experiment.

In regards to weather the novel had any greater impact on Miracleman, there are multiple quotes and notion that mirror this saga of Miracleman. “One must still have chaos within oneself, to give birth to a dancing star.” [Nietzsche.1883], perfectly describes not only Michael Moran’s discovery of his powers but the destructive nature that Johnny Bates unleashes in his superhero form. The chaos within the two of them burning as they fly through the stars in battle. The line “I teach you the superman. Man is something to be surpassed. What have ye done to surpass man?” [Nietzche.1973], perfectly mirrors advice given to Miracleman by his ‘creator’, Dr. Gargunza.

The most famous phrase attributed to the novel is “God is Dead” [Nietzche.1973], while the phrase is often misused to describe a complete lack of god, it was actually used to describe the rise of Atheism and Agnosticism. While Miralceman does contain aspects of man playing god as well as creating god. The final chapter of book three, even displays Miracleman as a god like figure in the utopia he creates, giving himself a rebirth by travelling to the north of Scotland in his human form and leaving a note as a tomb stone for his human life.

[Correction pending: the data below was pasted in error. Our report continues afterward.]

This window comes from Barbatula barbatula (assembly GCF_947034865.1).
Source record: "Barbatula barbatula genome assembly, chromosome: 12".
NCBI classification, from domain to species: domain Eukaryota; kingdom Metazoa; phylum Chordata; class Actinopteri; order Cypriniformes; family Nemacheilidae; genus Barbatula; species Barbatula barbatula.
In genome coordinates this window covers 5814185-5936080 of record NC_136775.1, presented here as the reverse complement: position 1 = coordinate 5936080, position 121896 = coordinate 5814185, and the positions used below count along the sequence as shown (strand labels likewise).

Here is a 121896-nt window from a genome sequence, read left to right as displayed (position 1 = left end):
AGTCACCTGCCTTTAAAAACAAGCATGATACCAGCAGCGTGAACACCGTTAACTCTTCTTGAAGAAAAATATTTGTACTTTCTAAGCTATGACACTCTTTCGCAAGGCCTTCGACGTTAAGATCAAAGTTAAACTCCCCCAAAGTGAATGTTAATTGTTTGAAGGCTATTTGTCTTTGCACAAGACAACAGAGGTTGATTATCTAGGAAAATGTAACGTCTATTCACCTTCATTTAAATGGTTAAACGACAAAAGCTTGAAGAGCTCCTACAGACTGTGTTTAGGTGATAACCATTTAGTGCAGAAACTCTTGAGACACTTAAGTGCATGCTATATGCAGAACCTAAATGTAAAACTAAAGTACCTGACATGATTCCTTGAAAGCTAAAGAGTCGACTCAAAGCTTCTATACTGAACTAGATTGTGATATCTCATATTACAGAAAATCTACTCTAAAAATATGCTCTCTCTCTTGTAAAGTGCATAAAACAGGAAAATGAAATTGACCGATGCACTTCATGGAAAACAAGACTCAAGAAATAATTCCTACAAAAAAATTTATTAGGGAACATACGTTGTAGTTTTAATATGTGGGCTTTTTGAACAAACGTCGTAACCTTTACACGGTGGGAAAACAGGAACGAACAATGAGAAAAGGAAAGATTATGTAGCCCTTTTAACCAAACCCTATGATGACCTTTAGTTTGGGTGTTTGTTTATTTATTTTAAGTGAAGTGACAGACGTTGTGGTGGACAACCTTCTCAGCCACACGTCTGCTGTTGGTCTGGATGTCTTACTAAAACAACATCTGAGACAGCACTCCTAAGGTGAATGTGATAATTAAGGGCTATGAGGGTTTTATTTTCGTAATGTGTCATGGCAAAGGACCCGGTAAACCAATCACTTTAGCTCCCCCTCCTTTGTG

There are several parallels between Nietzsche’s “Thus Spoke Zarathustra” and Moore’s “Miracleman”. While a lot of it could be considered coincidence, Moore is well known for his attention to detail and the fact that he would use this name for the experiment, proves that he must have had some knowledge of the book. Fascinating to wonder just what else could have influenced his saga of Miracleman.


Sources:

  • Moore, A. (2014). Miracleman Book One: A Dream of Flying. Marvel: UK.